Monday, April 6, 2009

Makes you go hmmm..

My sister sent this quote to me a while ago, and it keeps coming up in conversations.

Owners of capital will stimulate working class to buy more and more of expensive goods, houses and technology, pushing them to take more and more expensive credits, until their debt becomes unbearable. The unpaid debt will lead to bankruptcy of banks, which will have to be nationalized, and State will have to take the road which will eventually lead to communism. — Karl Marx, 1867

It's really stuck in my brain. I wish I knew what I could do something about the situation it describes. Scary that Karl Marx, father of communism, laid out (simplistically) the financial and political situation we are in now. Scary this was in the making 150 years ago. Scary nothing was done. Scary that there seems to be no suggestions to rectify the financial situation without exacerbating the political situation. I like Obama for many reasons. My main concern with him is his socialist leanings. Throwing money at major bankrupt corporations and then requiring government ownership even in a small part is just to close to communism for me. It gets us much farther down that slippery slope than we should be. As for saying it's temporary, yeah right. So was the federal income tax after WWII. It was supposed to go away as soon as the financial situation at the time was resolved, which was our war debt.

As bad as it might make things for many people, I really think that we should let the market correct this. Let capitalism do it's job. Let those companies die and new healthy companies grow from the ashes. The majority of workers would find new jobs with the new companies. The time between would be awful for everyone, but in the long run I think that time would be shorter. A healthy company will be able to overcome the situation better than a sick company that must be propped up for years before any real improvement is seen. Just give the money we would use to bail out old decrepit companies to new, more vital companies.

This is too fearsome of a possibility for many people, so perhaps we can find a middle ground. Only give certain of those companies seeking bailouts a small loan, enough to pay the very basics for a short amount of time. If they can make changes in that time, maybe give them one more small loan. If not, bye-bye. You had your chance.

What kind of criteria should we have for choosing which corporations get this loan? The willingness of the VIP's or high paid employees give up bonuses and luxury benefits should be one. Maybe a bonus could be offered once the company was back in the black for those employees that that stayed with the company through the bad times. Would those same people consider a deduction in salary? What kind of changes at what cost would be necessary to make the corporation a viable business again? How vital is this company and are there other corporations in the same industry being evaluated? If so, how does it compare? Let's take the auto manufacturers for example. If GM agrees to restructure their employee compensations by eliminating bonuses in excess of say $10,000 (this would not penalize the average worker), bring the benefit package for the top earners to the same level as the rest of the employees packages, as well reduce the salaries of those individuals, as well as make necessary changes to their business model, then that is the company we should help out. If Chrysler makes only token concessions in reducing the exorbitant compensation packages of high earners and instead fires half the admin and manufacturing employees, then maybe they aren't the company to back. Government has to look at this as an investor would. What company is most likely to succeed the soonest. Unlike an investor, it should not become a part owner, it should not own stock, or in any way become a part of that company. Perhaps that company could be taxed at a higher rate to repay the loan once a certain milestone is passed (ie-a number of profitable quarters, a certain amount of time), or simply a re-payment of the loan. Will people be hurt if the company not bailed out fails? Of course. But how many will be hurt when we find ourselves in 20 or 30 years with major industries owned by the government? We know how that works out. Government cannot run a business, the methods are all wrong.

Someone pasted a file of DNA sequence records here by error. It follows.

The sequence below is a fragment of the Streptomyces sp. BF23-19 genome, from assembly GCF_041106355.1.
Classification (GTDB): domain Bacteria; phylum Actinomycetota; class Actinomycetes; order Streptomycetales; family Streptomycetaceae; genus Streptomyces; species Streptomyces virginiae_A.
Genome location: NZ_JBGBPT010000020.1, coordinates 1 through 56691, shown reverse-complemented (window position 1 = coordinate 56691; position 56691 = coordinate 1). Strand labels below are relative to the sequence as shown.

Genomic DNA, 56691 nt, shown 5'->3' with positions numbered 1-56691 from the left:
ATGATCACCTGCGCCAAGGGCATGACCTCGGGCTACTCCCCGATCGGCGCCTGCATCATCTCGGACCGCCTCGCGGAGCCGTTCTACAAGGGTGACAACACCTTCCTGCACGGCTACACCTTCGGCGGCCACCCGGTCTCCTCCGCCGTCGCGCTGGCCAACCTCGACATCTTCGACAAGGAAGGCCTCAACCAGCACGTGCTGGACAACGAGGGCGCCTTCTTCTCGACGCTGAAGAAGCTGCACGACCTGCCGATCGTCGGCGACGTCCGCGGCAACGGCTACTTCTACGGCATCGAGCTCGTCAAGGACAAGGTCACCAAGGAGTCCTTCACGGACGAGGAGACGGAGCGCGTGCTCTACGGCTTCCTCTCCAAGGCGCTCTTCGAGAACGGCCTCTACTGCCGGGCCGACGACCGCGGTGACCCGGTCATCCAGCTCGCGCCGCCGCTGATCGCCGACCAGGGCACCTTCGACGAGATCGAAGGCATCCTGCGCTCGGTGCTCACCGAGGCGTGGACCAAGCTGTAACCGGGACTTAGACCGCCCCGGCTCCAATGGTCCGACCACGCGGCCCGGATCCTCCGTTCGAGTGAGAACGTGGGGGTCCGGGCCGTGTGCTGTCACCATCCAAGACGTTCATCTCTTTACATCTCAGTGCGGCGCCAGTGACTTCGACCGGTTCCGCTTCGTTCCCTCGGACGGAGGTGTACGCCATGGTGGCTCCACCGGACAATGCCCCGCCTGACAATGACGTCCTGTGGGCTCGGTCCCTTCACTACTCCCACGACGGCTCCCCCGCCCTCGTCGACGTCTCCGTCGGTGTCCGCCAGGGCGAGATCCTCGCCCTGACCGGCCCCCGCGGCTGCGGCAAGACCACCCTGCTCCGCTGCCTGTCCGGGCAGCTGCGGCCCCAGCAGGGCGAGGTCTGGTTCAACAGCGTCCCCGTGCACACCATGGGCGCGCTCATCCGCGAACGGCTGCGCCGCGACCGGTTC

Another thing I find scary is the potential for abuse by so called "civil servants" of the congressional kind. How many Congressmen and Senators will buy up shares of a company that the government has a stake in, and then use the combined power of both shareholder and legislative body to make a gazillion dollars? Or blackball other advances and competitors? How will that affect the affordability and availability of fuel efficient vehicles? On corporate pollution? On other evironmental considerations? On any other progress?

The possiblility (I believe certainty) that abuses will occur out way any benifit we would see in the next few years. We would be selling our national soul to the devil.


Anonymous said...

That supposed Marx quote is an Internet hoax that has been repeatedly debunked. See:

The Atlantic

International Herald Tribune

Audra said...

Nice to know, thanks. Doesn't really change how I feel tho. I will pass that on to my sis

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